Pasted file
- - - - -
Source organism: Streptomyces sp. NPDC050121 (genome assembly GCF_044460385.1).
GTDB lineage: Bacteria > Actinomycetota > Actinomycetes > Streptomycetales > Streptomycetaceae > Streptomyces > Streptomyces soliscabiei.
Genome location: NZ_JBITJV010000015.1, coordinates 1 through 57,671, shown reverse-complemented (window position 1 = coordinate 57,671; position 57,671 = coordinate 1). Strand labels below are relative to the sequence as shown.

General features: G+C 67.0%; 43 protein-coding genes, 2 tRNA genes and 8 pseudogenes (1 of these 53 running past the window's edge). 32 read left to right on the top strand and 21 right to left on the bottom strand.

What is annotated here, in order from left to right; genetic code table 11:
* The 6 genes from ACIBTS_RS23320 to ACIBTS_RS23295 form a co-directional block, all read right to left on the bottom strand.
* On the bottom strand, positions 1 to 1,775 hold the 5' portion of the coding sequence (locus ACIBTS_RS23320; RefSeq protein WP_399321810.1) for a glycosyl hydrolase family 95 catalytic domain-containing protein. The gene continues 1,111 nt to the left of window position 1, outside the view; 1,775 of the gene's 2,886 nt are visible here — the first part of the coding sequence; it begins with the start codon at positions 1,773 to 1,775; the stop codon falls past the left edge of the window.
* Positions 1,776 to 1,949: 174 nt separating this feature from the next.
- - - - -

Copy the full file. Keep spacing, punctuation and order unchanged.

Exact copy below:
Source organism: Streptomyces sp. NPDC050121 (genome assembly GCF_044460385.1).
GTDB lineage: Bacteria > Actinomycetota > Actinomycetes > Streptomycetales > Streptomycetaceae > Streptomyces > Streptomyces soliscabiei.
Genome location: NZ_JBITJV010000015.1, coordinates 1 through 57,671, shown reverse-complemented (window position 1 = coordinate 57,671; position 57,671 = coordinate 1). Strand labels below are relative to the sequence as shown.

General features: G+C 67.0%; 43 protein-coding genes, 2 tRNA genes and 8 pseudogenes (1 of these 53 running past the window's edge). 32 read left to right on the top strand and 21 right to left on the bottom strand.

What is annotated here, in order from left to right; genetic code table 11:
* The 6 genes from ACIBTS_RS23320 to ACIBTS_RS23295 form a co-directional block, all read right to left on the bottom strand.
* On the bottom strand, positions 1 to 1,775 hold the 5' portion of the coding sequence (locus ACIBTS_RS23320; RefSeq protein WP_399321810.1) for a glycosyl hydrolase family 95 catalytic domain-containing protein. The gene continues 1,111 nt to the left of window position 1, outside the view; 1,775 of the gene's 2,886 nt are visible here — the first part of the coding sequence; it begins with the start codon at positions 1,773 to 1,775; the stop codon falls past the left edge of the window.
* Positions 1,776 to 1,949: 174 nt separating this feature from the next.